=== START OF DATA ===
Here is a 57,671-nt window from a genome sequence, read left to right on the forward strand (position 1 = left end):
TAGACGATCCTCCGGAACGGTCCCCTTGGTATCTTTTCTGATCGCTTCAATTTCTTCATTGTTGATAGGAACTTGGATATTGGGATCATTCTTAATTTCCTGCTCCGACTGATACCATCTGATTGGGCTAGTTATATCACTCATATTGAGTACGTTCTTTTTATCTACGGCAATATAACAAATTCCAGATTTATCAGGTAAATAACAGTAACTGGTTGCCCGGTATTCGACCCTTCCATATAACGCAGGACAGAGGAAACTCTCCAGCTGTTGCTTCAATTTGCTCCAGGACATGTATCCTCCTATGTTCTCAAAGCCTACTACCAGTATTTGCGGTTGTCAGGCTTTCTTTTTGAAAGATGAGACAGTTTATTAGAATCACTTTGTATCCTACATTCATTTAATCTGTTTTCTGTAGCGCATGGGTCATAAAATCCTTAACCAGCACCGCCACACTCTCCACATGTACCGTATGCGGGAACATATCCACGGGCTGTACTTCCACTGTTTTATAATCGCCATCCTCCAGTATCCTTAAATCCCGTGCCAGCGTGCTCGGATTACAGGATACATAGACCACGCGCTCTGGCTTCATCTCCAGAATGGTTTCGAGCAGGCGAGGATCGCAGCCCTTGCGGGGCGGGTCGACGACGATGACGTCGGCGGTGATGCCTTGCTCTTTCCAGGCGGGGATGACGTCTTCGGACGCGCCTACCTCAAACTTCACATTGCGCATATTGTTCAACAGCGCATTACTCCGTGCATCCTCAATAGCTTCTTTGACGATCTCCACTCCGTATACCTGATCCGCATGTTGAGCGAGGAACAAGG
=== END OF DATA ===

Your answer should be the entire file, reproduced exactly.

Here is a 57,671-nt window from a genome sequence, read left to right on the forward strand (position 1 = left end):
TAGACGATCCTCCGGAACGGTCCCCTTGGTATCTTTTCTGATCGCTTCAATTTCTTCATTGTTGATAGGAACTTGGATATTGGGATCATTCTTAATTTCCTGCTCCGACTGATACCATCTGATTGGGCTAGTTATATCACTCATATTGAGTACGTTCTTTTTATCTACGGCAATATAACAAATTCCAGATTTATCAGGTAAATAACAGTAACTGGTTGCCCGGTATTCGACCCTTCCATATAACGCAGGACAGAGGAAACTCTCCAGCTGTTGCTTCAATTTGCTCCAGGACATGTATCCTCCTATGTTCTCAAAGCCTACTACCAGTATTTGCGGTTGTCAGGCTTTCTTTTTGAAAGATGAGACAGTTTATTAGAATCACTTTGTATCCTACATTCATTTAATCTGTTTTCTGTAGCGCATGGGTCATAAAATCCTTAACCAGCACCGCCACACTCTCCACATGTACCGTATGCGGGAACATATCCACGGGCTGTACTTCCACTGTTTTATAATCGCCATCCTCCAGTATCCTTAAATCCCGTGCCAGCGTGCTCGGATTACAGGATACATAGACCACGCGCTCTGGCTTCATCTCCAGAATGGTTTCGAGCAGGCGAGGATCGCAGCCCTTGCGGGGCGGGTCGACGACGATGACGTCGGCGGTGATGCCTTGCTCTTTCCAGGCGGGGATGACGTCTTCGGACGCGCCTACCTCAAACTTCACATTGCGCATATTGTTCAACAGCGCATTACTCCGTGCATCCTCAATAGCTTCTTTGACGATCTCCACTCCGTATACCTGATCCGCATGTTGAGCGAGGAACAAGG